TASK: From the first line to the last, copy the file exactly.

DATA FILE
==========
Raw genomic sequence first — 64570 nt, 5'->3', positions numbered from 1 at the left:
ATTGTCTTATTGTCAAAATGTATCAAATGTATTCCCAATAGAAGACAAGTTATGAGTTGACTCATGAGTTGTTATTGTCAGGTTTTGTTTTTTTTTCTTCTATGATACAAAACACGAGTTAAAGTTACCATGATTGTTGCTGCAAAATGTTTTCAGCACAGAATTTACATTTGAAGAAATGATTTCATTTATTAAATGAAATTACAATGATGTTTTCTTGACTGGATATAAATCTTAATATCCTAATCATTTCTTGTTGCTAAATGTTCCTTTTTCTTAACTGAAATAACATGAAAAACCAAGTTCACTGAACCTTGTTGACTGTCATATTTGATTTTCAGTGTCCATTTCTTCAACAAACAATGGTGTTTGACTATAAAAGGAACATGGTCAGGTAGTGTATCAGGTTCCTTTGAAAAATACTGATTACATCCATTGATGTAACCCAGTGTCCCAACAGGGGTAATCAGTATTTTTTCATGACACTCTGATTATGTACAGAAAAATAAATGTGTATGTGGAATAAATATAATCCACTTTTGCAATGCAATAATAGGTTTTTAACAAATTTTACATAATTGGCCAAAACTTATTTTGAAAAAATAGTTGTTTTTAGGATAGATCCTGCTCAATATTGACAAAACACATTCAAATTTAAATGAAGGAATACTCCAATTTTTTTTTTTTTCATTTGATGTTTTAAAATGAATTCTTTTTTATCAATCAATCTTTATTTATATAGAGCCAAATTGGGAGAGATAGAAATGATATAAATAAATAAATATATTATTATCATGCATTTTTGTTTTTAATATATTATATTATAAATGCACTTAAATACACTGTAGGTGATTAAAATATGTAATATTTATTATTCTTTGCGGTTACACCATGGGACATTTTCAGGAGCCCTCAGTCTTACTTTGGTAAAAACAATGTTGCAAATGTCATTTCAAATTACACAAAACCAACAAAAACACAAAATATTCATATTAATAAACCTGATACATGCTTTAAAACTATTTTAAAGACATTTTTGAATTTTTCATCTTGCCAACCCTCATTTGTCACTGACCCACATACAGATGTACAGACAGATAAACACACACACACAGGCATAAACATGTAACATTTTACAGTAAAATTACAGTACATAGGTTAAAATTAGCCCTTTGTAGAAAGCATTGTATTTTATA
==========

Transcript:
Raw genomic sequence first — 64570 nt, 5'->3', positions numbered from 1 at the left:
ATTGTCTTATTGTCAAAATGTATCAAATGTATTCCCAATAGAAGACAAGTTATGAGTTGACTCATGAGTTGTTATTGTCAGGTTTTGTTTTTTTTTCTTCTATGATACAAAACACGAGTTAAAGTTACCATGATTGTTGCTGCAAAATGTTTTCAGCACAGAATTTACATTTGAAGAAATGATTTCATTTATTAAATGAAATTACAATGATGTTTTCTTGACTGGATATAAATCTTAATATCCTAATCATTTCTTGTTGCTAAATGTTCCTTTTTCTTAACTGAAATAACATGAAAAACCAAGTTCACTGAACCTTGTTGACTGTCATATTTGATTTTCAGTGTCCATTTCTTCAACAAACAATGGTGTTTGACTATAAAAGGAACATGGTCAGGTAGTGTATCAGGTTCCTTTGAAAAATACTGATTACATCCATTGATGTAACCCAGTGTCCCAACAGGGGTAATCAGTATTTTTTCATGACACTCTGATTATGTACAGAAAAATAAATGTGTATGTGGAATAAATATAATCCACTTTTGCAATGCAATAATAGGTTTTTAACAAATTTTACATAATTGGCCAAAACTTATTTTGAAAAAATAGTTGTTTTTAGGATAGATCCTGCTCAATATTGACAAAACACATTCAAATTTAAATGAAGGAATACTCCAATTTTTTTTTTTTTCATTTGATGTTTTAAAATGAATTCTTTTTTATCAATCAATCTTTATTTATATAGAGCCAAATTGGGAGAGATAGAAATGATATAAATAAATAAATATATTATTATCATGCATTTTTGTTTTTAATATATTATATTATAAATGCACTTAAATACACTGTAGGTGATTAAAATATGTAATATTTATTATTCTTTGCGGTTACACCATGGGACATTTTCAGGAGCCCTCAGTCTTACTTTGGTAAAAACAATGTTGCAAATGTCATTTCAAATTACACAAAACCAACAAAAACACAAAATATTCATATTAATAAACCTGATACATGCTTTAAAACTATTTTAAAGACATTTTTGAATTTTTCATCTTGCCAACCCTCATTTGTCACTGACCCACATACAGATGTACAGACAGATAAACACACACACACAGGCATAAACATGTAACATTTTACAGTAAAATTACAGTACATAGGTTAAAATTAGCCCTTTGTAGAAAGCATTGTATTTTATA